2017, No. 1
Abstracts of Selected Recent NBER Working Papers
Tort Reform and Innovation
Alberto Galasso, Hong Luo
Current academic and policy debates focus on the impact of tort reforms on physicians' behavior and medical costs. This paper examines whether these reforms also affect incentives to develop new technologies. We find that, on average, laws that limit the liability exposure of healthcare providers are associated with a significant reduction in medical device patenting and that the effect is predominantly driven by innovators located in the states passing the reforms. Tort laws have the strongest impact in medical fields in which the probability of facing a malpractice claim is the largest, and they do not seem to affect the amount of new technologies of the highest and lowest quality. Our results underscore the importance of con-sidering dynamic effects in the economic analysis of tort laws.
When Discounts Raise Costs: The Effect of Copay Coupons on Generic Utilization
Leemore Dafny, Christopher Ody, Matthew Schmitt
Branded pharmaceutical manufacturers frequently offer "copay coupons" that insulate consumers from cost-sharing, thereby undermining insurers' ability to influence drug utilization. We study the impact of copay coupons on branded drugs first facing generic entry between 2007 and 2010. To overcome endogeneity concerns, we exploit cross-state and cross-consumer variation in coupon legality. We find that coupons increase branded sales by 60+ percent, entirely by reducing the sales of bioequivalent generics. During the five years following generic entry, we estimate that coupons increase total spending by $30 to $120 million per drug, or $700 million to $2.7 billion for our sample alone.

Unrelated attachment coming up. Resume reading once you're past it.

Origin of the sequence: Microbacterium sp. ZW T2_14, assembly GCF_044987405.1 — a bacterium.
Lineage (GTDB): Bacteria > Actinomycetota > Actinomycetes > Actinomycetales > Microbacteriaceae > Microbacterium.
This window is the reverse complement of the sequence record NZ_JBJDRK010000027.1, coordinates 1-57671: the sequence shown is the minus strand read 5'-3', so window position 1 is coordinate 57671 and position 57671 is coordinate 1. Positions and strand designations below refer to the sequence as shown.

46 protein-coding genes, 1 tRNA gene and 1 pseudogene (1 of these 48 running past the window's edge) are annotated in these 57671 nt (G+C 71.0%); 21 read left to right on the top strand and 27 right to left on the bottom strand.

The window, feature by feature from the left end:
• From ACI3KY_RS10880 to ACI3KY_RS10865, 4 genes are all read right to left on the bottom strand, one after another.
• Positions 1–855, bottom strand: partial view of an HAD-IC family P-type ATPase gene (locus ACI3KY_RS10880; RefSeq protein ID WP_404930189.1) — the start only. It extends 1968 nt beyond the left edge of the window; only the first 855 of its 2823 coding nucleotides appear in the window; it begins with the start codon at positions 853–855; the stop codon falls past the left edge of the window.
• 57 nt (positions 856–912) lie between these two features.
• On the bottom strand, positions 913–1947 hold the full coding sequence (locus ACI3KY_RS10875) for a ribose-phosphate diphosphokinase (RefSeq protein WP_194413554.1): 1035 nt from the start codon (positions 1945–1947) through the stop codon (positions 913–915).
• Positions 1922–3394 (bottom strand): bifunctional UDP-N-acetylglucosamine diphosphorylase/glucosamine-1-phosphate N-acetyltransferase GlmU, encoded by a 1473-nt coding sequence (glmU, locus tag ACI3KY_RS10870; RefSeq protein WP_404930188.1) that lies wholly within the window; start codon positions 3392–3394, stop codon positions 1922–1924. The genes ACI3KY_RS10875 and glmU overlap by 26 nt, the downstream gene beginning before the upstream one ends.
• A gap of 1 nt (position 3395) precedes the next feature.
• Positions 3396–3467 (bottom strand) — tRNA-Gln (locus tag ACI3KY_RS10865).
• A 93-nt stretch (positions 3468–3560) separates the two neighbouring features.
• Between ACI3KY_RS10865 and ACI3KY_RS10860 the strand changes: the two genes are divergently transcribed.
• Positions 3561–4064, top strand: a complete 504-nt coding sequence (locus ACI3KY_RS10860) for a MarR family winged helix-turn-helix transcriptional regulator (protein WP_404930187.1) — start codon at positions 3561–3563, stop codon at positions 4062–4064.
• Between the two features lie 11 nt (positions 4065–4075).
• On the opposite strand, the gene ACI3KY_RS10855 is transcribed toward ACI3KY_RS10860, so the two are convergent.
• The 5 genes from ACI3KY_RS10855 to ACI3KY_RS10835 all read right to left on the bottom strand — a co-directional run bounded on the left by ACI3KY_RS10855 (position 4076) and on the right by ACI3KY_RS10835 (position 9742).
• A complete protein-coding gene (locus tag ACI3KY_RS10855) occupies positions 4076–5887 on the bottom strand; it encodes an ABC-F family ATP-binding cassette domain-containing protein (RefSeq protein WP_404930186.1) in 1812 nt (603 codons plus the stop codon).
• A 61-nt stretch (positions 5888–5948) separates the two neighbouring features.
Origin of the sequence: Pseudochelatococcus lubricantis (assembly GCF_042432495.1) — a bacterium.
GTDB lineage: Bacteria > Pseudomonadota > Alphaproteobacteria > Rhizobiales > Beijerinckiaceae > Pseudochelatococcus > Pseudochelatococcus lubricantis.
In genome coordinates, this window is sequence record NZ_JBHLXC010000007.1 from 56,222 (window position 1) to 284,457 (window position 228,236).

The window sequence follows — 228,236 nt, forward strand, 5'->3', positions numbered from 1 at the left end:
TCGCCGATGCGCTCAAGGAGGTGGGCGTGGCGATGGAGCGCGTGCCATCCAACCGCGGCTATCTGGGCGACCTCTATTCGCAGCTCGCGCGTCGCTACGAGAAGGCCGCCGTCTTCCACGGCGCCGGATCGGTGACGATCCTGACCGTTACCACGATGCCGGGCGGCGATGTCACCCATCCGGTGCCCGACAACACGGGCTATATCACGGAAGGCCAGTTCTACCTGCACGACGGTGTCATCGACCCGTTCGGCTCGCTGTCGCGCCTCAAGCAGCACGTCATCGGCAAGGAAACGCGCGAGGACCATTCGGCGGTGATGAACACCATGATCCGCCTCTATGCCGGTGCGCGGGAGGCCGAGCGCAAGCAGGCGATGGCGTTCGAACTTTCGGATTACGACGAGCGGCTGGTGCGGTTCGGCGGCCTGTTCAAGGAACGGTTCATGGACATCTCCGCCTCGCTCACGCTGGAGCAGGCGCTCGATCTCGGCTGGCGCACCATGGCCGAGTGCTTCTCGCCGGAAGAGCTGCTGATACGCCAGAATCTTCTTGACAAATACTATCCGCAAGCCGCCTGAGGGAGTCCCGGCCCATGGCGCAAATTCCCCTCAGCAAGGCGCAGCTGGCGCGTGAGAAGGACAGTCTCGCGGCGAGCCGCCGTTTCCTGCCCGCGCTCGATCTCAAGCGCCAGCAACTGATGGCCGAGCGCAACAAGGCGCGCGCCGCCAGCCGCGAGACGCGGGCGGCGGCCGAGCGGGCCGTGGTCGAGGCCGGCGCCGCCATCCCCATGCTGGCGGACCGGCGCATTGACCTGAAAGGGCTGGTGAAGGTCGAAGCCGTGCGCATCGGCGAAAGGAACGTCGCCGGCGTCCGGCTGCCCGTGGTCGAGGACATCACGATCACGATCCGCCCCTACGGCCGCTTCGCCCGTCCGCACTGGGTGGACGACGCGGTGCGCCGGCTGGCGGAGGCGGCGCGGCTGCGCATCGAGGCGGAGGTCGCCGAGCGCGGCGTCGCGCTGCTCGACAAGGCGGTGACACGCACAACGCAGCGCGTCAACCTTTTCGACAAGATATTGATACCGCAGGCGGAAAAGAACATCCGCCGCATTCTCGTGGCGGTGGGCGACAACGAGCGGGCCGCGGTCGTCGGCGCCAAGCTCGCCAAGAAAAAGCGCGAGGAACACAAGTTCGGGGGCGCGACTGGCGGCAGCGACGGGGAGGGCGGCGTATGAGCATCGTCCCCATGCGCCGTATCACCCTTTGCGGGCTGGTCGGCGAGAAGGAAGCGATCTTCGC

Inattention and Switching Costs as Sources of Inertia in Medicare Part D
Florian Heiss, Daniel McFadden, Joachim Winter, Amelie Wuppermann, Bo Zhou
The trend towards giving consumers choice about their health plans has invited research on how good they actually are at making these decisions. The introduction of Medicare Part D is an important example. Initial plan choices in this market were generally far from optimal. In this paper, we focus on plan choice in the years after initial enrollment. Due to changes in plan supply, consumer health status, and prescription drug needs, consumers' optimal plans change over time. However, in Medicare Part D only about 10% of consumers switch plans every year, and on average, plan choices worsen for those who do not switch. We develop a two-stage panel data model of plan choice whose stages correspond to two separate rea-sons for inertia: inattention and switching costs. The model allows for unobserved heterogeneity that is correlated across the two decision stages. We estimate the model using administrative data on Medicare Part D claims from 2007 to 2010. We find that consumers are more likely to pay attention to plan choice if overspending in the last year is more salient and if their old plan gets worse, for instance due to premium increases. Moreover, conditional on attention there are significant switching costs. Separating the two stages of the switching decision is thus important when designing inter-ventions that improve consumers' plan choice.